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The State of Florida and insurance companies have created a form to determine how well your home will resist a hurricane.

The following information is deemed reliable but should not be your sole source for decisions you make.

What is a wind mitigation report?

The State of Florida and insurance companies have created a form to determine how well your home will resist a hurricane. The Mitigation Report reviews 7 points on your home related to hurricane forces. They are: The building code under which the home was constructed, The type and age of roof covering, How the roof deck is attached to the trusses, How the trusses are attached to the walls, The geometry of the roof, If a secondary water resistance layer is present, and What type of hurricane protection is used on your windows and doors. Depending on your degree of protection you may be eligible for a discount on your insurance.

Do I need a wind mitigation report?

In approximately 2010 the Wind Mitigation Report was initiated and it has gone through 3 modifications until its present form. At first it was not always required but over time they have become mandatory for most homes. With Palm Beach and Martin county being right above the HVHZ (High Velocity Hurricane Zone) insurance companies will most likely request a wind mitigation report.

Who can perform this type of inspection?

A licensed home inspector that has passed an State of Florida approved Wind Mitigation Training and Certification Course can perform a wind mitigation inspection and fill out the report.

What does the inspector look for?

  1. Building Code: The inspector will look up the original building permit for the house to see when it was constructed. A building permit application date of March 1, 2002 or later will receive a credit.
  2. Roof Covering: The type of roof covering will be documented. Typical coverings include; asphalt shingle, concrete or clay tile, metal, etc.... A roof permit application date of March 1, 2002 or after will be eligible to receive an insurance credit.
  3. Roof Deck Attachment: Pictures will be taken to document the nailing pattern and type of nails used to secure the roof decking to the trusses. The nailing pattern is determined using a Zircom MT6 metal detector and the length of the nail is determined by a observing a “shiner” nail protruding from a truss. 2” nails installed 6 inches on center is preferred and will receive the greatest credit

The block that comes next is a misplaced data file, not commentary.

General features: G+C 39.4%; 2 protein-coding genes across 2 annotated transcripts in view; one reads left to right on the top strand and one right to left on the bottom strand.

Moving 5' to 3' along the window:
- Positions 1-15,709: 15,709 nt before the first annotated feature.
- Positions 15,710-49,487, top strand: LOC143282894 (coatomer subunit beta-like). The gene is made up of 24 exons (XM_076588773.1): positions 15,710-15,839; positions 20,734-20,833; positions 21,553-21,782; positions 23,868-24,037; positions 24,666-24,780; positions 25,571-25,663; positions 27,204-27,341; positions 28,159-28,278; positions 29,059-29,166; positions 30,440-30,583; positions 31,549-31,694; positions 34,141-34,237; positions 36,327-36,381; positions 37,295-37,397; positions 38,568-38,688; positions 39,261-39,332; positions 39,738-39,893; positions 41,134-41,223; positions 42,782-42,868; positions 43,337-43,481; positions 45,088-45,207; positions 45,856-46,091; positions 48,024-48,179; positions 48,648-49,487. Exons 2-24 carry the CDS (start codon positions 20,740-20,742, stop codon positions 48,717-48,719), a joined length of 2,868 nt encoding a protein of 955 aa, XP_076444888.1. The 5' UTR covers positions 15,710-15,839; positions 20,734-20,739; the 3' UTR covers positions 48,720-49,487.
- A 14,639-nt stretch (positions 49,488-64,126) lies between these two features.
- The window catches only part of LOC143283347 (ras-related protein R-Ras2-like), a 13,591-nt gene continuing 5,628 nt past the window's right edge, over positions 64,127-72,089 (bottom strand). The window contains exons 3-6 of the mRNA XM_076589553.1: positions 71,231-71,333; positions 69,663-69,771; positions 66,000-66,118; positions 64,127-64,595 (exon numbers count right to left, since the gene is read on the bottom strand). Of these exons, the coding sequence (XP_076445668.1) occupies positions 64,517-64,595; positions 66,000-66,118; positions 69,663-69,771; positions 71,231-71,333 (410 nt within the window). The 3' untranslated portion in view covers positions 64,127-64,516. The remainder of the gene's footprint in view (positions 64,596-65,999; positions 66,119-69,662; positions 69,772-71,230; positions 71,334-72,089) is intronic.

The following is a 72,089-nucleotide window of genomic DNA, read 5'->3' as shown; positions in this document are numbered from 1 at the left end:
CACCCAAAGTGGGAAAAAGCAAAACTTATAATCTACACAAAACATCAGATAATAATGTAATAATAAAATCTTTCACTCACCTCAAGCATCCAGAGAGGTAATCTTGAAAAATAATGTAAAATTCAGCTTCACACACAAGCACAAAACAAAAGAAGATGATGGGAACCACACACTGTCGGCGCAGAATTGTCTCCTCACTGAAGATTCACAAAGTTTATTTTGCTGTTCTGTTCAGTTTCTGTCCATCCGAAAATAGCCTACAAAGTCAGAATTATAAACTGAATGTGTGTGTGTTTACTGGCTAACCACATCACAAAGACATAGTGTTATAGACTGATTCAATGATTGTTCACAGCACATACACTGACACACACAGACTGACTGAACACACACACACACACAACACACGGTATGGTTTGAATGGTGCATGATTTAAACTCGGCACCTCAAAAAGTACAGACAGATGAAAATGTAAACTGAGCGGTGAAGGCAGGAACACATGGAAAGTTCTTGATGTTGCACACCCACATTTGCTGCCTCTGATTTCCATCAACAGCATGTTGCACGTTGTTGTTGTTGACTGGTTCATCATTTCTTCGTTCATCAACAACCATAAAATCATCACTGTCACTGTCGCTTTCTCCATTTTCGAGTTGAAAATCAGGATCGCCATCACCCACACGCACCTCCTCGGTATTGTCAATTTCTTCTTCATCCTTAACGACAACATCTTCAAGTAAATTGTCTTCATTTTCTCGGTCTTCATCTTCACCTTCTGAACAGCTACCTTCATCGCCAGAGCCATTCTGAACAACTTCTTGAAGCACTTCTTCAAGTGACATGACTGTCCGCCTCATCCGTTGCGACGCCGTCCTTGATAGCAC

4. Roof to Wall Attachment: The roof truss to wall attachment will be documented with pictures. Single wrapped straps with proper nailing will receive the greatest credit with clips receiving a lesser credit.
    Single Wraps: A strap that wraps the top of the truss and has a minimum of 2 nails on one side and 1 nail on the other side

    Clips:  A strap that does not wrap the top of the truss or a metal plate that has a minimum of 3 nails securing it to the truss.

    Toe Nails: A roof connection that does not meet the minimum requirements for a Wrap or a Clip.
  5. Roof Geometry: The preferred roof design is called a “Hip roof”. On a hip roof all of the roof surfaces slope upwards from the fascias with no vertical ends (gables) or large flat areas.
    The hip roof features all slope to the edge of the roof

    Non hip roof features include gable ends and large flat areas
  6. Secondary Water Resistance Layer: The layer is applied when the roof is built and is a 36” wide self-adhering polymer-modified bitumen roofing underlayment or 6 inch strips that are self adhered to the roof to keep water from entering between the decking seams. SWR’s are rarely installed and can not be physically viewed so needs to be provided.
  7. Opening protections: The type of opening protections for your glazed and non glazed openings (windows and doors) is indicated here. The level of protection is determined by the lowest level of window protection on the home. A single unprotected opening voids consideration of all other installed protective systems. Miami Dade rated protection will received the greatest credit.
    • The different levels are 9 lb Large missile Impact, 4-8lb Large missile Impact, Verified plywood attached according to Table 1609.12 of the Florida Building Code, Or other protection that looks like the above but have no discernible markings proving such.
    • Different types of opening protection are. Corrugated Metal shutter, Accordion Shutter, Impact rated windows, and Roll Down Shutters, etc...
    • Qualifying markings or labels are observed to determine the level of protection offered. They will be observed on qualifying shutters, impact windows and garage doors.

Accordion Shutter

Wind Resistant Garage Door

Etching on an impact rated window

Corrugated Steel Shutters

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